A couple of years ago, veteran Hollywood filmmaker Martin Scorsese kicked up a storm by refusing to qualify superhero movies as ‘cinema.’ His comment came in the light of the gigantic worldwide success of the Marvel Cinematic Universe’s Avengers: The Endgame. “Honestly, the closest I can think of them — as well made as they are, with actors doing the best they can under the circumstances — is theme parks,” he had said in an interview then.
Scorsese’s comments generated strong reactions. But, if you are an objective movie buff, and your loyalty doesn’t lie with a certain star or a particular movie franchise, you know what Scorsese means. Cinema is not just about grand set pieces, hopping from one episode to another, with scenes saturated with chaotic images, crammed with action and accompanied by loud music. Yes, it takes plenty of money to make a movie, but that doesn’t take away the fact that it’s still an art form. It is also a sorry fact that the best works of this art form are not always handsomely rewarded by a large section of the movie audience. And, the success of a sincere artistic expression cannot always be gauged by how many tickets it sells.
While movies such as RRR and KGF: Chapter 2 help the film industry to stay afloat amid a raging debate about the survival of the movie-going experience against the onslaught of streaming services, the wish to turn our diverse film industry into a monoculture of just big event movies is short-sighted.
Imagine an industry, where every filmmaker is driven by the commercial success of the movies and not by his or her artistic morality? Imagine an industry that only produces easy-to-digest movies on common themes by ignoring the local social, cultural, economical and political backgrounds for the sake of the mass market? Successful commercial movies are good for business but it does very little to nourish our collective souls. Again, diversity is vital. We need KGF and we also need Thithi. Even SS Rajamouli needs a break from big event movies to experience a nuanced and intimate take on life via a film like C/o Kancharapalem.
This is a piece to appreciate those brave-hearted filmmakers who grapple with the ambiguity of life and strive to bring out the myriad human stories from our mundane life, that shows us the depths of love and despair, increase our empathy, sow the seed of courage and inspire us to be a better person.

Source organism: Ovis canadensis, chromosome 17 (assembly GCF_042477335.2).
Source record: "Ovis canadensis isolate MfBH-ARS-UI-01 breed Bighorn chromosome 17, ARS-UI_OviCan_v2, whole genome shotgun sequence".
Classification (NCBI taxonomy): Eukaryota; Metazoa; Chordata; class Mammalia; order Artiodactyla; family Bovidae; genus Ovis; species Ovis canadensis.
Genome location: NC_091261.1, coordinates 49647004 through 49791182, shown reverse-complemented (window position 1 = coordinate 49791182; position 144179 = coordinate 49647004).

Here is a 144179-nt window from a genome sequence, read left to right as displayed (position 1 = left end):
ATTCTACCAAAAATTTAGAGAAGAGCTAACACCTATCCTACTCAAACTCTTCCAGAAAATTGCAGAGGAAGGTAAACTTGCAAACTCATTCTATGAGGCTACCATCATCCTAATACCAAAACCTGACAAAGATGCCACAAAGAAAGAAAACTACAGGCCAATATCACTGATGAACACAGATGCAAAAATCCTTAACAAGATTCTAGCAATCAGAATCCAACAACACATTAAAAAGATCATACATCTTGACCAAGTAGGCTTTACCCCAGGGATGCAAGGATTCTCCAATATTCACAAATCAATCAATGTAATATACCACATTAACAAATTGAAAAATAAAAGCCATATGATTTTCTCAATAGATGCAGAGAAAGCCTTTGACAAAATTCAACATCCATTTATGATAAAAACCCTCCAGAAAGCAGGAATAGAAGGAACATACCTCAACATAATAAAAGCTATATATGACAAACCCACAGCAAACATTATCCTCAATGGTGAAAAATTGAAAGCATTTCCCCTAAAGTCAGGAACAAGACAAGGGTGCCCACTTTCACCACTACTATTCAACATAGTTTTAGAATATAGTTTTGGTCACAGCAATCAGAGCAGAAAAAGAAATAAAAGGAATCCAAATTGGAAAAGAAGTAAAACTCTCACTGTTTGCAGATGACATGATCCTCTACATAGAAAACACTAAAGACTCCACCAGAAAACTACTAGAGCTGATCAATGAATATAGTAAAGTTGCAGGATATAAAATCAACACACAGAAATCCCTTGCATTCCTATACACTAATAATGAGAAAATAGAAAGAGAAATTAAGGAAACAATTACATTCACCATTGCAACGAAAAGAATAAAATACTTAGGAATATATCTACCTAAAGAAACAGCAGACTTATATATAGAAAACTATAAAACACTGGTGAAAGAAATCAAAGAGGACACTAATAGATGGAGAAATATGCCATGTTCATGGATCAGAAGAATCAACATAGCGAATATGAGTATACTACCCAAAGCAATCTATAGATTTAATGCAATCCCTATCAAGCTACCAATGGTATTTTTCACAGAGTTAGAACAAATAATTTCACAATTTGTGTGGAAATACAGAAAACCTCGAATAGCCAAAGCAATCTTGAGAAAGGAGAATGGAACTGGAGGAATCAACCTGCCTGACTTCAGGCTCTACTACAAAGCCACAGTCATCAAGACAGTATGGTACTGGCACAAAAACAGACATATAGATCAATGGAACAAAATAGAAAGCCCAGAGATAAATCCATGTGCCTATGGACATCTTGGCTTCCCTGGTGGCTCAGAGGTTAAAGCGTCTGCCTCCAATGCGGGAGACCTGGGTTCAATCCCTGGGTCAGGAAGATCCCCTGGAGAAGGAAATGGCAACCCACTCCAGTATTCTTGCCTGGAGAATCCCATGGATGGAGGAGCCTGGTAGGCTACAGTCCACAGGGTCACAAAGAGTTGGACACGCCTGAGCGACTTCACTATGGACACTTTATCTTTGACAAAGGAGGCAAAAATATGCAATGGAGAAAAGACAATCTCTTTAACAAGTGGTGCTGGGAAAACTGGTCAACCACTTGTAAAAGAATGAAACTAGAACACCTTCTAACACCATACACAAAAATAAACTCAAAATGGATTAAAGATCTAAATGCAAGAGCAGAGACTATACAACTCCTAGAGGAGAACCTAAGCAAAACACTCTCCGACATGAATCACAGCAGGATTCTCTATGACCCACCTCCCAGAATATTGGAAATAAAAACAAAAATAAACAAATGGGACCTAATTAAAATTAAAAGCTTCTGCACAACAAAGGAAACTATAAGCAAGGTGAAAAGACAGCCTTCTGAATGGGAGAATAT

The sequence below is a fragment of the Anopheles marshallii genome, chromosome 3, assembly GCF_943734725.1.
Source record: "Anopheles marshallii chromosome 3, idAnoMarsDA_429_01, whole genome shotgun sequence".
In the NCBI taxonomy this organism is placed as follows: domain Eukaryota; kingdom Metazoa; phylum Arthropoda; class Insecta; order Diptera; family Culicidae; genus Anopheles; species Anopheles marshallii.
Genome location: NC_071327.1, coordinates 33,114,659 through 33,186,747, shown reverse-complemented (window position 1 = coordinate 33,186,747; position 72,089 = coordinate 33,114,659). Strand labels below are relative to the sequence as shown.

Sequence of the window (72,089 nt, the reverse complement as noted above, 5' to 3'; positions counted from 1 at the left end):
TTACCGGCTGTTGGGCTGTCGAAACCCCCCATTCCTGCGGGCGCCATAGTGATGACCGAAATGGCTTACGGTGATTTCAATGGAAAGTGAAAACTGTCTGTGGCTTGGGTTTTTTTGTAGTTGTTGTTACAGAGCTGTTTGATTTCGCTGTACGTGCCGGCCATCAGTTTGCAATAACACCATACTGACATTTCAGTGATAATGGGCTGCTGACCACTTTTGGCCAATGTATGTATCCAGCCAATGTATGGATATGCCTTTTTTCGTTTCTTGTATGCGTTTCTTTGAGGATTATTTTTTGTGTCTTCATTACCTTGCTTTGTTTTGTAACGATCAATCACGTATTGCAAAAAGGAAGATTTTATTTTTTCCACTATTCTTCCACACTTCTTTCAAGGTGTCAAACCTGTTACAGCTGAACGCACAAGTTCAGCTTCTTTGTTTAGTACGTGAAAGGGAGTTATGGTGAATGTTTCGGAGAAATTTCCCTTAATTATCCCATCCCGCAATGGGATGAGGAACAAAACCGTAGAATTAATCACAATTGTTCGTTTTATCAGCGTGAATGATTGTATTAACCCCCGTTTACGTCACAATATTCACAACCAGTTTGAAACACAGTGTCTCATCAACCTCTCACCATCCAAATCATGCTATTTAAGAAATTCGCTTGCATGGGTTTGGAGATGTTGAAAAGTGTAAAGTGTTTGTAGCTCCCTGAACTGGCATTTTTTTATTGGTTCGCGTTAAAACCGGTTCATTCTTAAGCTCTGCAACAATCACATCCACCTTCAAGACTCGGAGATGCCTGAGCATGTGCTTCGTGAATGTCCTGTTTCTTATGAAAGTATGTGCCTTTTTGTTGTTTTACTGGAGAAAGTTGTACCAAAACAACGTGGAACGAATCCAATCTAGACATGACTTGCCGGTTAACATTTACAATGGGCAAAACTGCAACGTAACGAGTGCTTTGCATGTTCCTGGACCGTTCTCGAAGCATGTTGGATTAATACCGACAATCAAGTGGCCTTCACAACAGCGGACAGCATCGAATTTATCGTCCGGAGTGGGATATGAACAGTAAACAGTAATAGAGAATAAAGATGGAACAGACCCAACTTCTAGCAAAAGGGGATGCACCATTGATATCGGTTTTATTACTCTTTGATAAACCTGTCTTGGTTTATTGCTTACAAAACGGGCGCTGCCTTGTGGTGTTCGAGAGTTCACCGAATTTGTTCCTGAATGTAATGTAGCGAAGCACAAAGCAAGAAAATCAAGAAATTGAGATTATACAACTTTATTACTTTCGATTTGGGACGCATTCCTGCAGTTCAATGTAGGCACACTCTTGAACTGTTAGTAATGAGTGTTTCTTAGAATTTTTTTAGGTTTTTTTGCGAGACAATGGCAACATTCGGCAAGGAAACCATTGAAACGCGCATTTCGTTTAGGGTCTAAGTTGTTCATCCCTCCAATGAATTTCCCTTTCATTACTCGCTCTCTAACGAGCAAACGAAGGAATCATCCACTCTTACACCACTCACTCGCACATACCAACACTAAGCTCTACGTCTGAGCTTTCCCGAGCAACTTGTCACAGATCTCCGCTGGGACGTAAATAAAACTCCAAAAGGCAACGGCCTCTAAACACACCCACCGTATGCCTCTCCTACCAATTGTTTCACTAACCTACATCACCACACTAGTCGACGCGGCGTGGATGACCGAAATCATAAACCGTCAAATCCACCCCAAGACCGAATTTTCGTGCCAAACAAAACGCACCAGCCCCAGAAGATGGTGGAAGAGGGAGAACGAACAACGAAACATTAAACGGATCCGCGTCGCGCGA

Here are my top 10 movies that the world would have missed if Indian filmmakers just focused on making KGF-like movies.
A narcissistic, selfish, entitled man-baby bumps into a wise man, with multiple scars and physical impairments at an airport on a rainy day. And his life will never be the same again. He sees human suffering first-hand and overcomes his limitations to shed a tear for another person. This movie is a masterclass on compassion.
A fictional story set in the volatile background of the Partition, it follows the transformation of a victim of hate crime as he goes from a non-believer to finding love, humanity and shared brotherhood again. It is the story of a Gandhi-hater becoming a Gandhi devotee.
One morning, a centenarian, who goes to a back alley to pass urine, falls dead. And his death sets off a chain of incidents that brings a rather sleepy and uneventful village on its toes, as it comes together to give a proper send off to the old man. A set of non-professional actors will charm their way into your hearts effortlessly.
Set in the backdrop of pre-Independence India, the movie combines a rich mythological tale with visual grandeur to reimagine India’s horror genre on a scale and vision never done before. It tells the tale of greedy humans stealing gold from a demon god despite the stories of his wrath.
A visually enriching movie tells the story of two young and ambitious artists, who find themselves at the forefront of the raging Dravidian movement in Tamil Nadu. Armed with the people’s love for cinema, the two rise through the ranks of power, reshaping the political map of the country, at the expense of true companionship.
The Great Indian Kitchen
An excellent exercise in visual storytelling, the movie holds a mirror to the abusive and ancient but still prevalent cultural practices that curtail the freedom, dignity and potential of women.
This film is deeply rooted in the lifestyle of Angamaly. What if director Lijo Jose Pellissery had watered down the diverse cultural and social background that informs the actions of the characters to make it appealing for non-Angamaly natives? We would have never had the privilege to know the action-packed, and rebellious lives of the people who inhabit the area.
It’s a Marathi-language romantic movie about a young couple who fall in love with each other. The problem is they both belong to different caste groups. But, unlike most feel-good mainstream movies, they don’t face the odds and then live happily ever after. The ground reality of casteist society is more complicated than that. Such movies show that the violence perpetrated in the name of caste and ensuing human cost is universal.
The film revolves around a village, which is fast losing its farmers to various challenges in the agricultural sector. And a skinny, old man takes it on himself to preserve his piece of farmland to protect the legacy of the village’s agricultural past. It talks about a global crisis from a local perspective.
It’s a neo crime thriller that follows the events in the lives of a set of people, who decide to risk everything for a better life on the same day. To upset the old order and impose new rules in a short time, blood has to be shed. Director Thiagarajan Kumararaja’s inventive tone, texture and feel of the movie are a fresh breath of air in theour gangster genre.
Footnote: This list is barely scratching the surface.